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LoyalSoldier
01-10-2006, 10:22 PM
We can't let the media guys come up with all these little stats completely by themselves! I mean we need to have some fun too! I mean look how easy it is to come up with some stat that has a nice ring to it.



Denver is 11-3 against Defending AFC and NFC Champions under Mikey including two wins against the Pats and also the superbowl win against the Packers. One loss came from Chragers when we rested our starters in the final game of the 1996 season, the Rams in 2000, and Baltimore in 2001.

Brady is 1-3 against the Broncos with that one coming from a backup QB
^(Hey if you can say our win earlier this year was crap because you had players out we can say it too.)

Denver is 24-15 all time against the Pats.

Other than division rivals Denver has scored more points on the Pats than any other team with 926.

Jake Plummer has more hair than Brady




So now can we stop hearing the 15-1 stat!

Ravage!!!
01-10-2006, 11:00 PM
great post... nice job

PatrickdaDookie
01-10-2006, 11:06 PM
CP for that first stat. =P

Southstander
01-10-2006, 11:23 PM
We have won our Last 3 home palyoff games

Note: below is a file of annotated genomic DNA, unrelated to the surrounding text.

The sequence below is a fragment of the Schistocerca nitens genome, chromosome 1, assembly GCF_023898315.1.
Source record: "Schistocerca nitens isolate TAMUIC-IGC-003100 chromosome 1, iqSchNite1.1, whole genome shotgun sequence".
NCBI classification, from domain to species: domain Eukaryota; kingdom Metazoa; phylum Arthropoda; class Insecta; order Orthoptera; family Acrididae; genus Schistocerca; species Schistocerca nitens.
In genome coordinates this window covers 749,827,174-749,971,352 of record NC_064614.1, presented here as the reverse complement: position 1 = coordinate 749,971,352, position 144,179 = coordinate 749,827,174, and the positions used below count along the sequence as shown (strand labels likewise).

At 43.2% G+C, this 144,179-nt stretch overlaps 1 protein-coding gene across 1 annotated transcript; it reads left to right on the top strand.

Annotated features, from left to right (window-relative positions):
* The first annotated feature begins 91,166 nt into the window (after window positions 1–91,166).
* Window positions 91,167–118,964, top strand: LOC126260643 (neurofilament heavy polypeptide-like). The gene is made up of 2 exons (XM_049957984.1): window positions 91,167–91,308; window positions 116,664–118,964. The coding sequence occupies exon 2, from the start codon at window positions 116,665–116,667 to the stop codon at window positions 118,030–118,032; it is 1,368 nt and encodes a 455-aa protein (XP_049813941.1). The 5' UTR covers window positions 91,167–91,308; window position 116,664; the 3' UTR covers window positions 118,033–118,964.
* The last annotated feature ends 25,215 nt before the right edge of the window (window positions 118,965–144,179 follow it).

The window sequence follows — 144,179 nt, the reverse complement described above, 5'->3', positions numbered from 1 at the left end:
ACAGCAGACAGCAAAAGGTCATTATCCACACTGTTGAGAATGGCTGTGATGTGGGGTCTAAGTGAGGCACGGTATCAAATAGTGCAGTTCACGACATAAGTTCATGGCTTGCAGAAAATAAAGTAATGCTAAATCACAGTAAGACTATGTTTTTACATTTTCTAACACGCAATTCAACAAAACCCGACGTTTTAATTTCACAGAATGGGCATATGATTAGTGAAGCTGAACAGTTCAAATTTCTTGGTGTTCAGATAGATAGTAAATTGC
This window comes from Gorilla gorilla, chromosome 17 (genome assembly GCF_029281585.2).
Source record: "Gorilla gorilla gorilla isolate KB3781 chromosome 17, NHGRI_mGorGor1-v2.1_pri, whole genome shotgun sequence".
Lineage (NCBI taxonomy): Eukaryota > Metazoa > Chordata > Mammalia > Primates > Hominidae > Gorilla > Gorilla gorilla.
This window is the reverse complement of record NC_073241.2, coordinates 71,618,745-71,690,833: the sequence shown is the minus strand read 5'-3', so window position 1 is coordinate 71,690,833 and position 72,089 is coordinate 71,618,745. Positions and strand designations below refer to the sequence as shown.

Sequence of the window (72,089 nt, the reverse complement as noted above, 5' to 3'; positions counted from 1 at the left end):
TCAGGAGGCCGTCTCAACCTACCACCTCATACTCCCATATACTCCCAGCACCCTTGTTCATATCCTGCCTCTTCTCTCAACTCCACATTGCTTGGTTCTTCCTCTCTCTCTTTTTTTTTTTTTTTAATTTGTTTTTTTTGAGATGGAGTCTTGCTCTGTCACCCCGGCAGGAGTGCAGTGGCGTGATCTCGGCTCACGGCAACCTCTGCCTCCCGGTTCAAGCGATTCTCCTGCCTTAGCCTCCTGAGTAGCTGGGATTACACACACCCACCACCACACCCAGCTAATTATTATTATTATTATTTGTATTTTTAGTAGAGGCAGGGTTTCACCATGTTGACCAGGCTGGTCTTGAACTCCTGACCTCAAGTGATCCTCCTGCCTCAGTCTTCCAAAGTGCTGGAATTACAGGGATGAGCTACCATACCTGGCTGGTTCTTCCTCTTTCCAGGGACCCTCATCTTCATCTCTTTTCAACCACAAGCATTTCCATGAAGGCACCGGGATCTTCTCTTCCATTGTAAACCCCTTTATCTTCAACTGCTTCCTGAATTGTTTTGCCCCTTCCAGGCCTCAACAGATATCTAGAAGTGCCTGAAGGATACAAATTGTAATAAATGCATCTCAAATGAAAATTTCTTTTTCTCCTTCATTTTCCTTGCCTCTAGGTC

also they are more Letters in Plummers last name then Bradys

RI_Patsfan
01-10-2006, 11:27 PM
We have won our Last 3 home palyoff games
also they are more Letters in Plummers last name then Bradys

But can you win a palyoff game without Elway?
And can Jake win a palyoff game?

Southstander
01-11-2006, 12:32 AM
How many did you win with out Brady?

Archimedes Owl
01-11-2006, 01:11 AM
But can you win a palyoff game without Elway?
And can Jake win a palyoff game?
Jake won a playoff game with the Cardinals.

If that's not a sign of greatness, I don't know what is.

BroncoManiac_69
01-11-2006, 01:22 AM
But can you win a palyoff game without Elway?
And can Jake win a palyoff game?

This thread was intended as a humorous view of the infamous stat information we are constantly bombarded with.

Get a clue :duh:

LoyalSoldier
01-11-2006, 01:27 AM
Here is an artical I remembed seeing before so I thought this would be a good one to post here.


Three kinds of liars

There are three kinds of liars:

1. liars,
2. damn liars,